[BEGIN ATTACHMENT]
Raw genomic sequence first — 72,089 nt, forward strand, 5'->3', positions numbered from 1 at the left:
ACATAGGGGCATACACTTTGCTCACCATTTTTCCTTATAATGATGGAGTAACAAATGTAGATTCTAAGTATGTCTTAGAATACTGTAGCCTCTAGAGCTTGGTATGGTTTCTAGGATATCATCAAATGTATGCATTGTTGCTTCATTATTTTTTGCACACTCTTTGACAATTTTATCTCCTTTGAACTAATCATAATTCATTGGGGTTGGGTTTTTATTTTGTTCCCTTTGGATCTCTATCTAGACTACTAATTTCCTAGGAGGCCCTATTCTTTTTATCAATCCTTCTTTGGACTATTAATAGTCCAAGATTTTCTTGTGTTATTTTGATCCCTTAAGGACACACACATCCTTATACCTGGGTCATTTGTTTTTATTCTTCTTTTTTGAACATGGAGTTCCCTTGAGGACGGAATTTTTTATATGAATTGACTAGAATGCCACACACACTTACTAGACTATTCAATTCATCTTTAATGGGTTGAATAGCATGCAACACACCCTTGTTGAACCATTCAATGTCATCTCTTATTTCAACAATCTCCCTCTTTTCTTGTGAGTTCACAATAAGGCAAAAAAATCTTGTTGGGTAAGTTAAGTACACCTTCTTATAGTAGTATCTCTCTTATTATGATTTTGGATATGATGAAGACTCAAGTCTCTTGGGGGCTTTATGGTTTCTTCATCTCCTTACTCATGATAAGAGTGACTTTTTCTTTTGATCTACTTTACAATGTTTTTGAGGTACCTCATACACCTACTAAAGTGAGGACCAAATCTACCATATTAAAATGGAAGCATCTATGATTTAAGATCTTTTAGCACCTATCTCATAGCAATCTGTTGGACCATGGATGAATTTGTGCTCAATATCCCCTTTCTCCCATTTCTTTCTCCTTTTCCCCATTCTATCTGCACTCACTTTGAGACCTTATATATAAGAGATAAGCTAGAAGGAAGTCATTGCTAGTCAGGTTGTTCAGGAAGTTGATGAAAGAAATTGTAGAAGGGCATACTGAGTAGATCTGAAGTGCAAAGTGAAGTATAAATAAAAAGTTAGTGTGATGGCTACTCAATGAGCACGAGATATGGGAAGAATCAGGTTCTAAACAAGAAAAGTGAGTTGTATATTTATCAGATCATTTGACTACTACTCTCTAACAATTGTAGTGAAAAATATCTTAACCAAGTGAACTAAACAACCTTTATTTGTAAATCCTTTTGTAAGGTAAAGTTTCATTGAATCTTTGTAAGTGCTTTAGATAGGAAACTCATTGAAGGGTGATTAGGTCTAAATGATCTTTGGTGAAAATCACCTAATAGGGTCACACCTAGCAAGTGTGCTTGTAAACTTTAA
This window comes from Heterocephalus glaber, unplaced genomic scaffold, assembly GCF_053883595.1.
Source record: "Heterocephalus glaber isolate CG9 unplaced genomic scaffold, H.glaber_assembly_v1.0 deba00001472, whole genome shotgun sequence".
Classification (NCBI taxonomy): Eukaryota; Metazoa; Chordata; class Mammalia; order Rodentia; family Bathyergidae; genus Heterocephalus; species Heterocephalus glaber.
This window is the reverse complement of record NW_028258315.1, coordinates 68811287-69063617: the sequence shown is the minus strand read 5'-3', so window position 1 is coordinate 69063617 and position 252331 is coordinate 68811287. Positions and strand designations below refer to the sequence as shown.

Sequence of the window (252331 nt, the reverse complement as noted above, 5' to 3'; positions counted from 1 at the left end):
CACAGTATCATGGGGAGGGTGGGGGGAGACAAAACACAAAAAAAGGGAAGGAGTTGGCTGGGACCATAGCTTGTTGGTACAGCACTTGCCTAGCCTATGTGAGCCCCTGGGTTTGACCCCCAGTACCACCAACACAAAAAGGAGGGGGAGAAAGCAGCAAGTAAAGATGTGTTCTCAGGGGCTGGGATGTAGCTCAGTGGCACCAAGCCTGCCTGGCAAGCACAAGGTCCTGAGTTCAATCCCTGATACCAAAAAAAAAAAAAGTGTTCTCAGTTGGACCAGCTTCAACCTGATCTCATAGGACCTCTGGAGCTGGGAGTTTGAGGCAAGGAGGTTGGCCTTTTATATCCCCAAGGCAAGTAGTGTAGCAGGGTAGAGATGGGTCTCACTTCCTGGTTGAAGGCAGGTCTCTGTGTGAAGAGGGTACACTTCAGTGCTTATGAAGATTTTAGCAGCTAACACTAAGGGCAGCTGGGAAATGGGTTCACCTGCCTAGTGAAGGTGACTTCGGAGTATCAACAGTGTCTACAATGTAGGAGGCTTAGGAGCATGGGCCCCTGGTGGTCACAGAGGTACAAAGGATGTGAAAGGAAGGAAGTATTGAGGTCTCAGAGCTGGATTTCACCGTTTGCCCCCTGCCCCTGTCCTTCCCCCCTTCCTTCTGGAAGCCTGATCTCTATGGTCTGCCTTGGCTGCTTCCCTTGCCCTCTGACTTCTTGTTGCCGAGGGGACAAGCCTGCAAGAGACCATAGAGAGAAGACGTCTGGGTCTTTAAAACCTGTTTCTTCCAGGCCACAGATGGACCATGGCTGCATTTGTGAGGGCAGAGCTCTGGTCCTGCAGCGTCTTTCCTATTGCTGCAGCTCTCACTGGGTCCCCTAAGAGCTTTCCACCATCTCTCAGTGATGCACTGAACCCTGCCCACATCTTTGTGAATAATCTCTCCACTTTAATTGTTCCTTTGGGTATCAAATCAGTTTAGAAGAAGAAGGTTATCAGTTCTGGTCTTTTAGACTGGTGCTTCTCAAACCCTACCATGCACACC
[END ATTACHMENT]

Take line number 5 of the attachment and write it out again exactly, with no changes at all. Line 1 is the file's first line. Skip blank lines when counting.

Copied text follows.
Classification (NCBI taxonomy): Eukaryota; Metazoa; Chordata; class Mammalia; order Rodentia; family Bathyergidae; genus Heterocephalus; species Heterocephalus glaber.